Everyone is telling me to throw stuff out because I’m old.
Millennials don’t want Grandma’s china. I’ve read that a million times. I pitched my baseball cards. I put my 1950s and 1960s cards in a roller suitcase and wheeled them into a trading-card show and got $4,000. I had my “star” players in plastic sleeves. I had five Mickey Mantles. Most of my other cards – “commons” – were worthless. My kids didn’t want the cards. They didn’t even know who Harmon Killebrew was. My mother had saved my cards because I often reminded her, even when I was off at college, not to touch my Rocky Colavitos.
I was a collector, and she respected that.
But I’m trying to throw stuff out now. This month I’m attempting to offload 33 years of my klezmer band’s paraphernalia. That’s harder than selling Mantle cards. My band, Yiddishe Cup, has played 19 states and abroad (the Windsor, Ontario, Jewish Community Center). We’re almost “almost famous.” A local Ohio museum, the Western Reserve Historical Society, will take the band’s VHS concert tapes. The museum has a Jewish archives. The associate curator said he also wants my set lists, contracts (“band must have hot meals”), posters and program notes.
But the historical society won’t digitize the VHS tapes. That’s on me. I saw a Frank Zappa documentary; he had a warehouse of VHS and reel-to-reel tapes of his shows and recordings, and he had art projects from his childhood. He didn’t throw anything away. I’m like that, but not as weird.
Digital vs. analog
There’s a library branch with a do-it-yourself VHS-to-digital setup. You have to sign up for a workshop first. That seems like too much work. I’m looking for a pro to digitize my tapes. I need a conscientious person. For instance, what is the value of my 2001 tape of my then-13-year-old son on drums and my mom – who died three years later – in a crowd shot? Not Mantle level, but maybe Vada Pinson.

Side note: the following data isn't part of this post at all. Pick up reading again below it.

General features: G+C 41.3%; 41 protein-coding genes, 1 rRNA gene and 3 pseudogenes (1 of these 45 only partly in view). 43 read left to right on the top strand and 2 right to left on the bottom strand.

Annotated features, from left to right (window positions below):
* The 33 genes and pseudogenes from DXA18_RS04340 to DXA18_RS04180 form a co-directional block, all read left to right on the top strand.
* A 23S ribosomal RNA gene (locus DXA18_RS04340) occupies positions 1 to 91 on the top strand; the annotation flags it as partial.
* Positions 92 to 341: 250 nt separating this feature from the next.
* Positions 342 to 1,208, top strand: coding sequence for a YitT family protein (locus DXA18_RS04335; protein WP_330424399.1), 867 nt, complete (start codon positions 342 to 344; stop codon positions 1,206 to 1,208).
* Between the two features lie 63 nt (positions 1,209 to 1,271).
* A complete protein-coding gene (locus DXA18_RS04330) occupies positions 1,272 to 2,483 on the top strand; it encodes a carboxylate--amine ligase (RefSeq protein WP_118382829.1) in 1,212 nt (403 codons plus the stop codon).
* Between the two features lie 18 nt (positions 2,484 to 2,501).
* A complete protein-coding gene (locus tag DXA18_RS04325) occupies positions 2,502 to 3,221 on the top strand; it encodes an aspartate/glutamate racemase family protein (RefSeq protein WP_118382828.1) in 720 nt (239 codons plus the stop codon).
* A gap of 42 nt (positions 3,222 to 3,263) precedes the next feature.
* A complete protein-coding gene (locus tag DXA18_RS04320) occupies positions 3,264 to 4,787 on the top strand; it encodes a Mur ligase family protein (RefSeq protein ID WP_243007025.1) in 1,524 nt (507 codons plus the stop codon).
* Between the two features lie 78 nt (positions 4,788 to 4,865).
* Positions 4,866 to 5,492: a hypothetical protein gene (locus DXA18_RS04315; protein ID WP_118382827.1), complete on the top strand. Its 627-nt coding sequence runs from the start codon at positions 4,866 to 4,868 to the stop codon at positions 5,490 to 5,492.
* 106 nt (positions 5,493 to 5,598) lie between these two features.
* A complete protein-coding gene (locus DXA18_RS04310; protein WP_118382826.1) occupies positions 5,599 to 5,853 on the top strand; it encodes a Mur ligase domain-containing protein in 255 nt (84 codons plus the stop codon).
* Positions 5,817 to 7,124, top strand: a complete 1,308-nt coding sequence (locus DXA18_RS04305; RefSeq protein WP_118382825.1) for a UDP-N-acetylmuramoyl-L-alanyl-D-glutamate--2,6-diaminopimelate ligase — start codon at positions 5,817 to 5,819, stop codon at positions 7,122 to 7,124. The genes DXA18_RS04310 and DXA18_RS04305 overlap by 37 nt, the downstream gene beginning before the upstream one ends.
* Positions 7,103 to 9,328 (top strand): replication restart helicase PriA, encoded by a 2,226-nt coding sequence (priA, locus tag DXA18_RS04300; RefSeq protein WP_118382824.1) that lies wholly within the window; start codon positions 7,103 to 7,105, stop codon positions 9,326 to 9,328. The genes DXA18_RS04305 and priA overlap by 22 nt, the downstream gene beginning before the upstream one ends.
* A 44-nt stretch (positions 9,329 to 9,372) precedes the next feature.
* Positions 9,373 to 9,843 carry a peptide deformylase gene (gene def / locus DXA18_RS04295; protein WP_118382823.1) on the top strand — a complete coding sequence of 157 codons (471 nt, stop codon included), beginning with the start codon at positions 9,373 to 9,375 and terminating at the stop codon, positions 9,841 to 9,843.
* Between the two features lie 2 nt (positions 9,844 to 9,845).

I found a VHS-to-digital guy online who wanted to meet at the Starbucks parking lot across the street from his apartment building. He said his name is Kley. He’s from Europe. Albania, he said on the phone. I asked for a business reference. His reference, Emmanuel, said to me that Kley is unbelievable quality! Emmanuel is a liquidator, by the way. He buys and sells anything. Did I have anything to sell?
No, I didn’t. I was too busy thinking about this: Do some people hold VHS tapes hostage for ransom? That’ll be an extra $300 to see Grandma again. I canceled the Starbucks meeting.
Also, I should never have sold my baseball cards. My Pee Wee Reese card (Brooklyn Dodgers, 1957) was a thing of beauty, and gone. To get my mojo back, I went into my garage and threw away some bike locks with forgotten combinations.
I just found a tape-transfer person with a real office and solid references. He said he could put all my concert tapes on a flash drive, and I could give flash drives to my adult children and the historical society.
I’m adding my kids’ hockey games, gymnastics meets and senior-class speeches to the flash drive. By the time they are purging their own homes and culling their flash drive drawer, the historical society might find that more interesting than my band. After all, you never know what will make a comeback.
Bert Stratton is the leader of the band Funk a Deli, formerly Yiddishe Cup. He writes the blog Klezmer Guy: Real Music and Real Estate. He lives in Ohio.